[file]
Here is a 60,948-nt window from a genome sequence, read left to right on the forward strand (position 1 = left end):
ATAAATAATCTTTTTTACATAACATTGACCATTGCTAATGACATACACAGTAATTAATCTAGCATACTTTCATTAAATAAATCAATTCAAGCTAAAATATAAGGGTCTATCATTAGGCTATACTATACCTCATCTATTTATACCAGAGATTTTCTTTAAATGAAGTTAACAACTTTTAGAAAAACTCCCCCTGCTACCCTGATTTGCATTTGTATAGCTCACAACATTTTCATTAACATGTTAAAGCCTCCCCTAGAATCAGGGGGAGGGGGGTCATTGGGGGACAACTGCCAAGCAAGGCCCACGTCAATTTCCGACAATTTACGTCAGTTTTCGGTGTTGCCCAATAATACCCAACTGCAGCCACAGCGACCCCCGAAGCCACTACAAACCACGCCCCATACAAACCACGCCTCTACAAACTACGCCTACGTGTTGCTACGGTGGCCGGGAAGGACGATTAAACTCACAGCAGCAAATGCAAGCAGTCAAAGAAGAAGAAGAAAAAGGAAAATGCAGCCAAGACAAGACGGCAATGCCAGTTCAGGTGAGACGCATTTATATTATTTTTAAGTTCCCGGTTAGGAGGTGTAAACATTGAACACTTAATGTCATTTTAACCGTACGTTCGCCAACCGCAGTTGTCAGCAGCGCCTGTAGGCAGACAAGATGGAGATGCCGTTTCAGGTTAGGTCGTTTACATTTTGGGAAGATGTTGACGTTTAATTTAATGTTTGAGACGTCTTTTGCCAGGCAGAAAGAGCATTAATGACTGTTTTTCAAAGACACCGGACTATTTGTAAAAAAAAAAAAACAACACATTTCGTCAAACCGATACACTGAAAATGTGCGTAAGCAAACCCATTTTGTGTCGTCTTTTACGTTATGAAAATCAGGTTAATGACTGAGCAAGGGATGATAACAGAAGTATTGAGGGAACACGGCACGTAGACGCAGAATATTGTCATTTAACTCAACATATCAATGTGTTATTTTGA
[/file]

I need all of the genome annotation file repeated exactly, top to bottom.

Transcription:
Here is a 60,948-nt window from a genome sequence, read left to right on the forward strand (position 1 = left end):
ATAAATAATCTTTTTTACATAACATTGACCATTGCTAATGACATACACAGTAATTAATCTAGCATACTTTCATTAAATAAATCAATTCAAGCTAAAATATAAGGGTCTATCATTAGGCTATACTATACCTCATCTATTTATACCAGAGATTTTCTTTAAATGAAGTTAACAACTTTTAGAAAAACTCCCCCTGCTACCCTGATTTGCATTTGTATAGCTCACAACATTTTCATTAACATGTTAAAGCCTCCCCTAGAATCAGGGGGAGGGGGGTCATTGGGGGACAACTGCCAAGCAAGGCCCACGTCAATTTCCGACAATTTACGTCAGTTTTCGGTGTTGCCCAATAATACCCAACTGCAGCCACAGCGACCCCCGAAGCCACTACAAACCACGCCCCATACAAACCACGCCTCTACAAACTACGCCTACGTGTTGCTACGGTGGCCGGGAAGGACGATTAAACTCACAGCAGCAAATGCAAGCAGTCAAAGAAGAAGAAGAAAAAGGAAAATGCAGCCAAGACAAGACGGCAATGCCAGTTCAGGTGAGACGCATTTATATTATTTTTAAGTTCCCGGTTAGGAGGTGTAAACATTGAACACTTAATGTCATTTTAACCGTACGTTCGCCAACCGCAGTTGTCAGCAGCGCCTGTAGGCAGACAAGATGGAGATGCCGTTTCAGGTTAGGTCGTTTACATTTTGGGAAGATGTTGACGTTTAATTTAATGTTTGAGACGTCTTTTGCCAGGCAGAAAGAGCATTAATGACTGTTTTTCAAAGACACCGGACTATTTGTAAAAAAAAAAAAACAACACATTTCGTCAAACCGATACACTGAAAATGTGCGTAAGCAAACCCATTTTGTGTCGTCTTTTACGTTATGAAAATCAGGTTAATGACTGAGCAAGGGATGATAACAGAAGTATTGAGGGAACACGGCACGTAGACGCAGAATATTGTCATTTAACTCAACATATCAATGTGTTATTTTGA